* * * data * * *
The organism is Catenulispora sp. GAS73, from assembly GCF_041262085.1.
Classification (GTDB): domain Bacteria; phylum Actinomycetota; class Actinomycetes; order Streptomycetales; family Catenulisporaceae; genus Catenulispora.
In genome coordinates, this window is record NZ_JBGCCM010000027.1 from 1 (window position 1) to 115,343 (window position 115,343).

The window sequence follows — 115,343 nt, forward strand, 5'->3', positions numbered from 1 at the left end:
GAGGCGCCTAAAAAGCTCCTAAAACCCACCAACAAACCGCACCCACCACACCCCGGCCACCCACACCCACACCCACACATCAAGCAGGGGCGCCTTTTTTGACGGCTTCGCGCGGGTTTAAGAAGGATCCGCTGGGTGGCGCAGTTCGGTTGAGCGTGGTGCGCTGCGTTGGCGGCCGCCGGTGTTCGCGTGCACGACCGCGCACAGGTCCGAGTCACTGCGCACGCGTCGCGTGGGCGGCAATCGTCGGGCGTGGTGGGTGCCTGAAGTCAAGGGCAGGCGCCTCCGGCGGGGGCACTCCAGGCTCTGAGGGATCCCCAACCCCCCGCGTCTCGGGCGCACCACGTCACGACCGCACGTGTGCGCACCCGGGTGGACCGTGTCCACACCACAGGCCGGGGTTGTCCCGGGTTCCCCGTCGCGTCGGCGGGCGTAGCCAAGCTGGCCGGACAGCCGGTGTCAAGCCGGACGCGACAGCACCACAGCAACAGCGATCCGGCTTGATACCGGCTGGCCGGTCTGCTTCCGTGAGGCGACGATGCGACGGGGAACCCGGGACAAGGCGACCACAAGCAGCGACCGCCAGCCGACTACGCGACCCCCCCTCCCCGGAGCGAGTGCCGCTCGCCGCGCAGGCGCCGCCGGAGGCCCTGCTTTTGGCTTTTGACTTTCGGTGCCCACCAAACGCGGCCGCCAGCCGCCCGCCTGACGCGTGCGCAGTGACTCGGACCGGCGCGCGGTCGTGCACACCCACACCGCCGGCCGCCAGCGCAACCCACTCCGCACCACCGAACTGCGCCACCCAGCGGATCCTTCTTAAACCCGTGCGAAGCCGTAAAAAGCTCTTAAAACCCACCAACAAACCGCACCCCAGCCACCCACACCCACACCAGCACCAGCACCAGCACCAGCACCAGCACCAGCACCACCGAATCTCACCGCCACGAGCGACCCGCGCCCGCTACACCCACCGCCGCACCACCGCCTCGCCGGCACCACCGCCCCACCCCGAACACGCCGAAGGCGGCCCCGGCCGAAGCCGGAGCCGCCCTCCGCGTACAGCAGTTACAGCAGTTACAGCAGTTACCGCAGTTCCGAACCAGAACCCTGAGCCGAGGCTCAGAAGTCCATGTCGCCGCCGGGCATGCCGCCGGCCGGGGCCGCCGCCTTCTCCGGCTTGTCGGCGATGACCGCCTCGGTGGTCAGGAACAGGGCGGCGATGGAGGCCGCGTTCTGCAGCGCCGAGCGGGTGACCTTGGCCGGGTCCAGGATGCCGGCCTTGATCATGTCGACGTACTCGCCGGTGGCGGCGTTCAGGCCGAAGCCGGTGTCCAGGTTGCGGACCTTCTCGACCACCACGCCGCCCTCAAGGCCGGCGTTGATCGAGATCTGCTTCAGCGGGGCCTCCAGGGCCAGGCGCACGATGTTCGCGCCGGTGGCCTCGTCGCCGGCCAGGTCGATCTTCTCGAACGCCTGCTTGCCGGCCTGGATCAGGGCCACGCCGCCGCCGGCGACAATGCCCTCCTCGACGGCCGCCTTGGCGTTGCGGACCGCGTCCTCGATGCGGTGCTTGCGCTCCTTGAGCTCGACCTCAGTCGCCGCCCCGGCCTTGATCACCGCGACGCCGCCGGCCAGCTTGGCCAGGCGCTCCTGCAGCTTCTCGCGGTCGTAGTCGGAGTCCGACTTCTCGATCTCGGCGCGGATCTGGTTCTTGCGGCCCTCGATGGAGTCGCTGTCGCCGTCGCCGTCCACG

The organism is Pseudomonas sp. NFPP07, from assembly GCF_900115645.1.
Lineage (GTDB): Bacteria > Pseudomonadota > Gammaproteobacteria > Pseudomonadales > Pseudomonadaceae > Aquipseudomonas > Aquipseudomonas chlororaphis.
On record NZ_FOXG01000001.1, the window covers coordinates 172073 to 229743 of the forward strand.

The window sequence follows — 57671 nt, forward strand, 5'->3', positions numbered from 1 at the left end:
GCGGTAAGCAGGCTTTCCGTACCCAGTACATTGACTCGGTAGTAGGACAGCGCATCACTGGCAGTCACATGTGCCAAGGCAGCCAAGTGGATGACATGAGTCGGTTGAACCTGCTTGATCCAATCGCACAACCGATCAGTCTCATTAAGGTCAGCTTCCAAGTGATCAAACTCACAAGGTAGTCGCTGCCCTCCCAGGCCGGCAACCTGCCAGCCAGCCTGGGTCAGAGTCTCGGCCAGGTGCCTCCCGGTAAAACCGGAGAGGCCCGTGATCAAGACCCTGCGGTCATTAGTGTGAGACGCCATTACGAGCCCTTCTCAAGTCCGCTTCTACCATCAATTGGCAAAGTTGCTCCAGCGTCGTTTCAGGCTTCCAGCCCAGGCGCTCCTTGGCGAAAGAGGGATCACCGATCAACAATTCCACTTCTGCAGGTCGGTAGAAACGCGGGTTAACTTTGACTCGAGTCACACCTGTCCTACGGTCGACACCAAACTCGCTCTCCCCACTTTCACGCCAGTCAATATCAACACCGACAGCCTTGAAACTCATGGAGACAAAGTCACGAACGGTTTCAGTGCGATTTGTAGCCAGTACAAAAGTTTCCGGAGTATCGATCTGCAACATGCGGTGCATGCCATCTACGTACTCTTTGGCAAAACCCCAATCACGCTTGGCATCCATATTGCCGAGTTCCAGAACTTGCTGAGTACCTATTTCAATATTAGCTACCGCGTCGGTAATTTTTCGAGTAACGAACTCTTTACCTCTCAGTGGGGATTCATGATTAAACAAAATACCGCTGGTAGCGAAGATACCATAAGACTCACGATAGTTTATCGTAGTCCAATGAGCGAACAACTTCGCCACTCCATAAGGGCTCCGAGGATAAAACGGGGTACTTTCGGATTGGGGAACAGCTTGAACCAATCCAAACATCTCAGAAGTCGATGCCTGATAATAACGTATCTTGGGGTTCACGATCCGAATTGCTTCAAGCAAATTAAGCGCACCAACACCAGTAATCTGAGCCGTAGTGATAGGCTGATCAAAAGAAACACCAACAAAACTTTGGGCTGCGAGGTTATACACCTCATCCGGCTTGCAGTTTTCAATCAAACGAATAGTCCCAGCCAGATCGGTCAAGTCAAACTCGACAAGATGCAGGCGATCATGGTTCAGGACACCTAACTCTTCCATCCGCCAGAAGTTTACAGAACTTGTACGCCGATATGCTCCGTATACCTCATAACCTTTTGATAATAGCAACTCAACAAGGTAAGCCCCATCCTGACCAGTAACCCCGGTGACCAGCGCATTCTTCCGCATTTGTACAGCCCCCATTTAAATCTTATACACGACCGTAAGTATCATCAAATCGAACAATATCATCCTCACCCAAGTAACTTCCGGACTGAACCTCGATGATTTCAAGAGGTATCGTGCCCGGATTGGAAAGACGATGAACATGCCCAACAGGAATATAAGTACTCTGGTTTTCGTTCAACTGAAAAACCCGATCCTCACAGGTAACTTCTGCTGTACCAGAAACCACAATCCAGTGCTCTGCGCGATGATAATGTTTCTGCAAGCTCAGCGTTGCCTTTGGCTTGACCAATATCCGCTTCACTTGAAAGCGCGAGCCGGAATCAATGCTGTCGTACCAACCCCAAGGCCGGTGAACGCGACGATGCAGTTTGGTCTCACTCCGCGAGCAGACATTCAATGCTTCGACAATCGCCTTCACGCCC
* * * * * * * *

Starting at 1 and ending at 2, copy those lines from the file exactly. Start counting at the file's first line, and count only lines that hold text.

The organism is Catenulispora sp. GAS73, from assembly GCF_041262085.1.
Classification (GTDB): domain Bacteria; phylum Actinomycetota; class Actinomycetes; order Streptomycetales; family Catenulisporaceae; genus Catenulispora.